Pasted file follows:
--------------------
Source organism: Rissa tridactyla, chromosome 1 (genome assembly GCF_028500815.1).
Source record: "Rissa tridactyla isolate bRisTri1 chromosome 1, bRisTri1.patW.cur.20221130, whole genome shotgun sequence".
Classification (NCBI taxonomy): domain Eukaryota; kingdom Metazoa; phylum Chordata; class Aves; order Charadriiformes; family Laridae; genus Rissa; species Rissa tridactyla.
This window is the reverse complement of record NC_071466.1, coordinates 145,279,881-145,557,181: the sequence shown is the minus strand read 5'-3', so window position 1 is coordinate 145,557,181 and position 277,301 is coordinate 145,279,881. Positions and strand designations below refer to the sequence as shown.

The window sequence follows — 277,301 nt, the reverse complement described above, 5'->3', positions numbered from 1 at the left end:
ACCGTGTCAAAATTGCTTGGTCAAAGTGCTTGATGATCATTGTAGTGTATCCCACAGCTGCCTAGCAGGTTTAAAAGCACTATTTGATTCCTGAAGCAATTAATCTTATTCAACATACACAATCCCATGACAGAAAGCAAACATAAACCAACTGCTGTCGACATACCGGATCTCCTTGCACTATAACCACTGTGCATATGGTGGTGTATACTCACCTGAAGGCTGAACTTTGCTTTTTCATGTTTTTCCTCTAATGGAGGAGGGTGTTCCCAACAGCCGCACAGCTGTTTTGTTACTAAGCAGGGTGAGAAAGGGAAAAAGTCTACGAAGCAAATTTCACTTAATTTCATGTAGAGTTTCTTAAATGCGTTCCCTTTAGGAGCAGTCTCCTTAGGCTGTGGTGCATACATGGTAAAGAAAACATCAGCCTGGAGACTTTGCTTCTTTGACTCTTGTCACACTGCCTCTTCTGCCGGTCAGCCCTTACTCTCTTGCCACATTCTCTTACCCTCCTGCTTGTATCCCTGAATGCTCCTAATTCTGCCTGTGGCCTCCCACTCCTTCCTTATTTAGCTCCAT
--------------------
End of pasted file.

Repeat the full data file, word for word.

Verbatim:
Source organism: Rissa tridactyla, chromosome 1 (genome assembly GCF_028500815.1).
Source record: "Rissa tridactyla isolate bRisTri1 chromosome 1, bRisTri1.patW.cur.20221130, whole genome shotgun sequence".
Classification (NCBI taxonomy): domain Eukaryota; kingdom Metazoa; phylum Chordata; class Aves; order Charadriiformes; family Laridae; genus Rissa; species Rissa tridactyla.
This window is the reverse complement of record NC_071466.1, coordinates 145,279,881-145,557,181: the sequence shown is the minus strand read 5'-3', so window position 1 is coordinate 145,557,181 and position 277,301 is coordinate 145,279,881. Positions and strand designations below refer to the sequence as shown.

The window sequence follows — 277,301 nt, the reverse complement described above, 5'->3', positions numbered from 1 at the left end:
ACCGTGTCAAAATTGCTTGGTCAAAGTGCTTGATGATCATTGTAGTGTATCCCACAGCTGCCTAGCAGGTTTAAAAGCACTATTTGATTCCTGAAGCAATTAATCTTATTCAACATACACAATCCCATGACAGAAAGCAAACATAAACCAACTGCTGTCGACATACCGGATCTCCTTGCACTATAACCACTGTGCATATGGTGGTGTATACTCACCTGAAGGCTGAACTTTGCTTTTTCATGTTTTTCCTCTAATGGAGGAGGGTGTTCCCAACAGCCGCACAGCTGTTTTGTTACTAAGCAGGGTGAGAAAGGGAAAAAGTCTACGAAGCAAATTTCACTTAATTTCATGTAGAGTTTCTTAAATGCGTTCCCTTTAGGAGCAGTCTCCTTAGGCTGTGGTGCATACATGGTAAAGAAAACATCAGCCTGGAGACTTTGCTTCTTTGACTCTTGTCACACTGCCTCTTCTGCCGGTCAGCCCTTACTCTCTTGCCACATTCTCTTACCCTCCTGCTTGTATCCCTGAATGCTCCTAATTCTGCCTGTGGCCTCCCACTCCTTCCTTATTTAGCTCCAT